• Industry: SIPs are starting to turn more heads in the building industry, although the demand for them is still largely consumer-based. But even reluctant builders have a few benefits waiting for them if only they'd sign on. SIPs can help deal with labor shortage issues and extend the building season. If the insulating shell can be whipped up in a few days, construction workers can spend the rest of the winter nice and warm while they work on the interior.
  • Bottom Line: Now let's get down to the brass tacks. SIP homes generally cost more to build than stud frame homes, but they work hard to earn their keep. Besides the money saved during construction (remember the prefab savings, the decreased labor cost, the lack of materials waste and the smaller HVAC), they also offer long-term savings. Besides reductions on utility bills, SIP homeowners may be eligible for tax breaks and energy-efficient mortgages (also known as EEMs), which come with a number of financial perks. Worried about moving and losing your investment? SIP homes tend to bring home the bacon as far as resale values are concerned.

So if you're looking to go prefab in your next dwelling, with good research and planning, a SIP home can be the coziest home sweet home you've ever had. It's important to ensure you have a trusted and experienced professional heading the work, and a little product support from the manufacturer is a plus. On the next page, you can get more information about home construction and how to jump into a project of your own.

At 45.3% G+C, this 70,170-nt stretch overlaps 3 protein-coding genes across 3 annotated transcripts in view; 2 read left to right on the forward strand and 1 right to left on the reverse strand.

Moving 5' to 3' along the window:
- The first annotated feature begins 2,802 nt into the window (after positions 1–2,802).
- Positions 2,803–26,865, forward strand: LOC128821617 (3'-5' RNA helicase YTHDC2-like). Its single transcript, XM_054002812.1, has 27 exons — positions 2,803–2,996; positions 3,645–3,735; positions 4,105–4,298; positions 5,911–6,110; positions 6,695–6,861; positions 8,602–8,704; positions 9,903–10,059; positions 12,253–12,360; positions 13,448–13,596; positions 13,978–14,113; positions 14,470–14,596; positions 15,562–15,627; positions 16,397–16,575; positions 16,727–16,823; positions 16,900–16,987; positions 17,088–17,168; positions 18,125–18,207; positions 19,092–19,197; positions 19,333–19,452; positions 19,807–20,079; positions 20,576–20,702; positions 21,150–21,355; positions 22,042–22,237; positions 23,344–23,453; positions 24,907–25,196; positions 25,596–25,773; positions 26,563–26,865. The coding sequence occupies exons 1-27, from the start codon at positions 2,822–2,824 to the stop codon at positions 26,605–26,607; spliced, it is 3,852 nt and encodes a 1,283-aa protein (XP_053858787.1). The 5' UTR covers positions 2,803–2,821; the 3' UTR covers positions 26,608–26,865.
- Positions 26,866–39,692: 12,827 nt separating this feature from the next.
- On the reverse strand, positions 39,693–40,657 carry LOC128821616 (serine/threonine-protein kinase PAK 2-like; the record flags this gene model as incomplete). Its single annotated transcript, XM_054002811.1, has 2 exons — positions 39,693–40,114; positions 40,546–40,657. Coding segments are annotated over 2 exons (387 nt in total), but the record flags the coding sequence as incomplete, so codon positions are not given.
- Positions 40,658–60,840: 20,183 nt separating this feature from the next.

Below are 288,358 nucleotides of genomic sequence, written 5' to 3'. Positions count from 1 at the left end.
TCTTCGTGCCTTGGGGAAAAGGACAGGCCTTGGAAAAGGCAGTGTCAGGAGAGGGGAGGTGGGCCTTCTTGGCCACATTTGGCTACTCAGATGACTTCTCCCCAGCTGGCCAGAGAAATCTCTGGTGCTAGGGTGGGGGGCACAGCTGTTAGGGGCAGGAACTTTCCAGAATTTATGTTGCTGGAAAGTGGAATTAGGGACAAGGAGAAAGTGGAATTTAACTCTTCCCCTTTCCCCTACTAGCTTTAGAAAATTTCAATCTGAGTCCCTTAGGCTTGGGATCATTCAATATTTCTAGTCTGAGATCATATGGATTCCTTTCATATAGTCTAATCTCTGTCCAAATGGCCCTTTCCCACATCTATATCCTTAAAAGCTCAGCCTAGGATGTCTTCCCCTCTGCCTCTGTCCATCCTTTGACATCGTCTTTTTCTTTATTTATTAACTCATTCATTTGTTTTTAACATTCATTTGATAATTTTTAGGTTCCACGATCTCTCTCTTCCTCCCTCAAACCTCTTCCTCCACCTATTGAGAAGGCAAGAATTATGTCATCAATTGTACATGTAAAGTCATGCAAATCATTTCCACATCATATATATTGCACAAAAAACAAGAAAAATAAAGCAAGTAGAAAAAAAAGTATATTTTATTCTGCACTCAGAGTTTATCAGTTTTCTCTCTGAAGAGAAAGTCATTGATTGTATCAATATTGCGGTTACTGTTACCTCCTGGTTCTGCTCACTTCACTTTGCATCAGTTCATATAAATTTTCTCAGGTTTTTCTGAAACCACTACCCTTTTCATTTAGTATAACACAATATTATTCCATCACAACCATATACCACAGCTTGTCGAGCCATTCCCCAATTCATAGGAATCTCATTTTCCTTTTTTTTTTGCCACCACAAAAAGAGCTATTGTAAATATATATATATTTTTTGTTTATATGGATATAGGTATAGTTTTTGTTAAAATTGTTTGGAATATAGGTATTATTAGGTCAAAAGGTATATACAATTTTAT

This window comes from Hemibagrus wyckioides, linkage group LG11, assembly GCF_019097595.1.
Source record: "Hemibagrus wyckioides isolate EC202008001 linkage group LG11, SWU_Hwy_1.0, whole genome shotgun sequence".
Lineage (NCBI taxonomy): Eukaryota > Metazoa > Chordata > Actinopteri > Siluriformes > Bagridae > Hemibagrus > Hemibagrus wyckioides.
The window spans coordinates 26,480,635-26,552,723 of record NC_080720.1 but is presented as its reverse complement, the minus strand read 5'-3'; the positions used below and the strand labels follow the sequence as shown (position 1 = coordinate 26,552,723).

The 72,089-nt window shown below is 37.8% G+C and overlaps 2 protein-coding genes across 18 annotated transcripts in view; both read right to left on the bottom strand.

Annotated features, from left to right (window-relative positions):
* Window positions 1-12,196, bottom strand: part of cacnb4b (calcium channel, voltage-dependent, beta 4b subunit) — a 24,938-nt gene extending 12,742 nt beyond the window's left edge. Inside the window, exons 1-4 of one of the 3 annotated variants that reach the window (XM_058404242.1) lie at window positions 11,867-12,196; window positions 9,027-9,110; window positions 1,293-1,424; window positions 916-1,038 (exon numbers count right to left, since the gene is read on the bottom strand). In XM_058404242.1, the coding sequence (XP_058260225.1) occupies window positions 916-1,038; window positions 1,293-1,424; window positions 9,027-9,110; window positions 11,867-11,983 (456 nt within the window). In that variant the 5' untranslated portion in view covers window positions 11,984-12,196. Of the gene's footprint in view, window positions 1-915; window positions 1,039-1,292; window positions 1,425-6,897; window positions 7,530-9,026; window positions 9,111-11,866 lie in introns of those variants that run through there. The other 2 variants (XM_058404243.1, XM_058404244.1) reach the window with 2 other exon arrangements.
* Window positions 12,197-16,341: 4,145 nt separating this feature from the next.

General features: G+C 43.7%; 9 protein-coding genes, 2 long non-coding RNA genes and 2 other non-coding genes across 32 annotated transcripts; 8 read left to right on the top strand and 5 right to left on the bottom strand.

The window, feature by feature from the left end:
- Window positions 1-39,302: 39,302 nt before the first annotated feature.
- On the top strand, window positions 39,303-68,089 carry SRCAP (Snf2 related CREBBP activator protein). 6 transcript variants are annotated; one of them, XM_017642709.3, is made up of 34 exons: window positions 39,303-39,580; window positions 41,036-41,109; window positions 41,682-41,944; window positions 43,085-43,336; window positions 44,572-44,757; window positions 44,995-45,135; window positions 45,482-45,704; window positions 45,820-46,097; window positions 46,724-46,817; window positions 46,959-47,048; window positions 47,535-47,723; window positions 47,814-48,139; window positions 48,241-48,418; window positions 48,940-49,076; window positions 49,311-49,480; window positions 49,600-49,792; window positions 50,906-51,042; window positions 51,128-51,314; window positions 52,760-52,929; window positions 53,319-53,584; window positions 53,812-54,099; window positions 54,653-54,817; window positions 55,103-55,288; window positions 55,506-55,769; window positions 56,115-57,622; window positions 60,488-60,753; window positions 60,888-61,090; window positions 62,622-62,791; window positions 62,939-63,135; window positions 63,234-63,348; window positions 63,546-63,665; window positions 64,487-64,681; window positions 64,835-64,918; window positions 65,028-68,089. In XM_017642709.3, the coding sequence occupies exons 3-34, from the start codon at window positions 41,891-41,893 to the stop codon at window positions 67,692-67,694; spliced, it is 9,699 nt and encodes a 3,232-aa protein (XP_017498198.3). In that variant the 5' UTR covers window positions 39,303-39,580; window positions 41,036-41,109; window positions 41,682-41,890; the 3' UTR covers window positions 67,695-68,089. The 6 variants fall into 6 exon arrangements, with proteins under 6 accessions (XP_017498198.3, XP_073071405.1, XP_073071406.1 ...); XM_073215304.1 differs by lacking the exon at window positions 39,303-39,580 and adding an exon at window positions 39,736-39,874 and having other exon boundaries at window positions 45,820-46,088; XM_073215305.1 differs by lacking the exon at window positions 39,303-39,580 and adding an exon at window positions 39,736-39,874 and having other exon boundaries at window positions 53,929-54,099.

Lots More Information

Related HowStuffWorks Articles

More Great Links


  • "About Structural Insulated Panels." Cozy Living Homes. (12/11/2008)
  • APA -- The Engineered Wood Association Web site. (12/10/2008)
  • CAD/CAM/CNC Glossary of Terms. MicroSystemsGeorgia. 5/8/2008. (12/11/2008)
  • Structural Insulated Panel Association Web site. (12/10/2008)
  • "Structural Insulated Panels." U.S. Department of Energy's Consumer Guide to Energy Efficiency and Renewable Energy. (12/10/2008)
  • "Foam Board." U.S. Department of Energy's Consumer Guide to Energy Efficiency and Renewable Energy. (12/10/2008)
  • McNair, Dave. "On Architecture - Retrofit: Are SIPs the New Way to Build?" The Hook. 3/30/2006.
  • Miller, Stephanie. "Construction Products Review: Structural Insulated Panels." Architects Online. 8/24/2006. (12/10/2008)
  • Ross, John. "SIPs: Are They Right for Your Next Project." Fine Homebuilding. 2007. (12/11/2008)
  • "Structural Insulated Panels." APA -- The Engineered Wood Association Web site. 12/2007. (12/10/2008)